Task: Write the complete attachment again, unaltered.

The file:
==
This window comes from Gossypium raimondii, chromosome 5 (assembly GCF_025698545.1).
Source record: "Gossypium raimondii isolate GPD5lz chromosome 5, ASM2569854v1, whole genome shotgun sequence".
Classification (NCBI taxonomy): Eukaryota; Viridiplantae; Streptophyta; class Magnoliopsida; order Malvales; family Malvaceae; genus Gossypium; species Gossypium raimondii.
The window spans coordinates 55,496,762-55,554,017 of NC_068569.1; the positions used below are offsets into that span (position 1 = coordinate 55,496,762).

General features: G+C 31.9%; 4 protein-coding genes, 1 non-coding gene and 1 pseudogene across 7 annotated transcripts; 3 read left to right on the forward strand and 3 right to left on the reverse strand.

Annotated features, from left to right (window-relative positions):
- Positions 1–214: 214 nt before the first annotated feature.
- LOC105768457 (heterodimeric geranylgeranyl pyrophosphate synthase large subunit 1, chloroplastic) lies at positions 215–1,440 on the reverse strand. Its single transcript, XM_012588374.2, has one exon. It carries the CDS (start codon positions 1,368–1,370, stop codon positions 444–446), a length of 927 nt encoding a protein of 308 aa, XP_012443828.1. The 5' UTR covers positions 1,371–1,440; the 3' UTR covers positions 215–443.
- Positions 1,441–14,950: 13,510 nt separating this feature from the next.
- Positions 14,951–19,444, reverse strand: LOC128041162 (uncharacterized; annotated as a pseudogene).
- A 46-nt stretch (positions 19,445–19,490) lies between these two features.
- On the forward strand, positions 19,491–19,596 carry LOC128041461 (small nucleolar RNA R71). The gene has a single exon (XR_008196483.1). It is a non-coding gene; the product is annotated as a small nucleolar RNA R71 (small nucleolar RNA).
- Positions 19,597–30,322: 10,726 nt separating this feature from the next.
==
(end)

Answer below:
This window comes from Gossypium raimondii, chromosome 5 (assembly GCF_025698545.1).
Source record: "Gossypium raimondii isolate GPD5lz chromosome 5, ASM2569854v1, whole genome shotgun sequence".
Classification (NCBI taxonomy): Eukaryota; Viridiplantae; Streptophyta; class Magnoliopsida; order Malvales; family Malvaceae; genus Gossypium; species Gossypium raimondii.
The window spans coordinates 55,496,762-55,554,017 of NC_068569.1; the positions used below are offsets into that span (position 1 = coordinate 55,496,762).

General features: G+C 31.9%; 4 protein-coding genes, 1 non-coding gene and 1 pseudogene across 7 annotated transcripts; 3 read left to right on the forward strand and 3 right to left on the reverse strand.

Annotated features, from left to right (window-relative positions):
- Positions 1–214: 214 nt before the first annotated feature.
- LOC105768457 (heterodimeric geranylgeranyl pyrophosphate synthase large subunit 1, chloroplastic) lies at positions 215–1,440 on the reverse strand. Its single transcript, XM_012588374.2, has one exon. It carries the CDS (start codon positions 1,368–1,370, stop codon positions 444–446), a length of 927 nt encoding a protein of 308 aa, XP_012443828.1. The 5' UTR covers positions 1,371–1,440; the 3' UTR covers positions 215–443.
- Positions 1,441–14,950: 13,510 nt separating this feature from the next.
- Positions 14,951–19,444, reverse strand: LOC128041162 (uncharacterized; annotated as a pseudogene).
- A 46-nt stretch (positions 19,445–19,490) lies between these two features.
- On the forward strand, positions 19,491–19,596 carry LOC128041461 (small nucleolar RNA R71). The gene has a single exon (XR_008196483.1). It is a non-coding gene; the product is annotated as a small nucleolar RNA R71 (small nucleolar RNA).
- Positions 19,597–30,322: 10,726 nt separating this feature from the next.